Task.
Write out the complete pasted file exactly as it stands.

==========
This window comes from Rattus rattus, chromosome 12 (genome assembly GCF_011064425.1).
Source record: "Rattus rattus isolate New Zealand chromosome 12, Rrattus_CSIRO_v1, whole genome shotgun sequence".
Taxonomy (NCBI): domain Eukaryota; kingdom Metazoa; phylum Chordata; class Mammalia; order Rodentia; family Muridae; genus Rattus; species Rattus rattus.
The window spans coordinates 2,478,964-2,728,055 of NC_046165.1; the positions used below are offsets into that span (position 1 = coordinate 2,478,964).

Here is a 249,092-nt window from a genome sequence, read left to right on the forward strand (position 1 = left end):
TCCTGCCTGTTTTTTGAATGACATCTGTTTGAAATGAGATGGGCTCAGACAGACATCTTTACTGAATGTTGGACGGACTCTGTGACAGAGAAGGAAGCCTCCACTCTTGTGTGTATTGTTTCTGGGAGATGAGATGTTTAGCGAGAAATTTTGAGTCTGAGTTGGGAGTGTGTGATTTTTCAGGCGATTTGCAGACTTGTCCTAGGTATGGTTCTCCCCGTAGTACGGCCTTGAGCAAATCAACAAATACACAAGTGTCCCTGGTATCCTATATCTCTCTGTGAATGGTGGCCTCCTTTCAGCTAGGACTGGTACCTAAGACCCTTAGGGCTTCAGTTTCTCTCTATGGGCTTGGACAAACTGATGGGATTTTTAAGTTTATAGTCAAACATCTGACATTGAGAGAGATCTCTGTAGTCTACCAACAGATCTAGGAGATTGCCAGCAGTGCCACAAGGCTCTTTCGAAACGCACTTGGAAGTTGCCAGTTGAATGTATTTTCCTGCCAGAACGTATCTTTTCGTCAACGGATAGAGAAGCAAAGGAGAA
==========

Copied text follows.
This window comes from Rattus rattus, chromosome 12 (genome assembly GCF_011064425.1).
Source record: "Rattus rattus isolate New Zealand chromosome 12, Rrattus_CSIRO_v1, whole genome shotgun sequence".
Taxonomy (NCBI): domain Eukaryota; kingdom Metazoa; phylum Chordata; class Mammalia; order Rodentia; family Muridae; genus Rattus; species Rattus rattus.
The window spans coordinates 2,478,964-2,728,055 of NC_046165.1; the positions used below are offsets into that span (position 1 = coordinate 2,478,964).

Here is a 249,092-nt window from a genome sequence, read left to right on the forward strand (position 1 = left end):
TCCTGCCTGTTTTTTGAATGACATCTGTTTGAAATGAGATGGGCTCAGACAGACATCTTTACTGAATGTTGGACGGACTCTGTGACAGAGAAGGAAGCCTCCACTCTTGTGTGTATTGTTTCTGGGAGATGAGATGTTTAGCGAGAAATTTTGAGTCTGAGTTGGGAGTGTGTGATTTTTCAGGCGATTTGCAGACTTGTCCTAGGTATGGTTCTCCCCGTAGTACGGCCTTGAGCAAATCAACAAATACACAAGTGTCCCTGGTATCCTATATCTCTCTGTGAATGGTGGCCTCCTTTCAGCTAGGACTGGTACCTAAGACCCTTAGGGCTTCAGTTTCTCTCTATGGGCTTGGACAAACTGATGGGATTTTTAAGTTTATAGTCAAACATCTGACATTGAGAGAGATCTCTGTAGTCTACCAACAGATCTAGGAGATTGCCAGCAGTGCCACAAGGCTCTTTCGAAACGCACTTGGAAGTTGCCAGTTGAATGTATTTTCCTGCCAGAACGTATCTTTTCGTCAACGGATAGAGAAGCAAAGGAGAA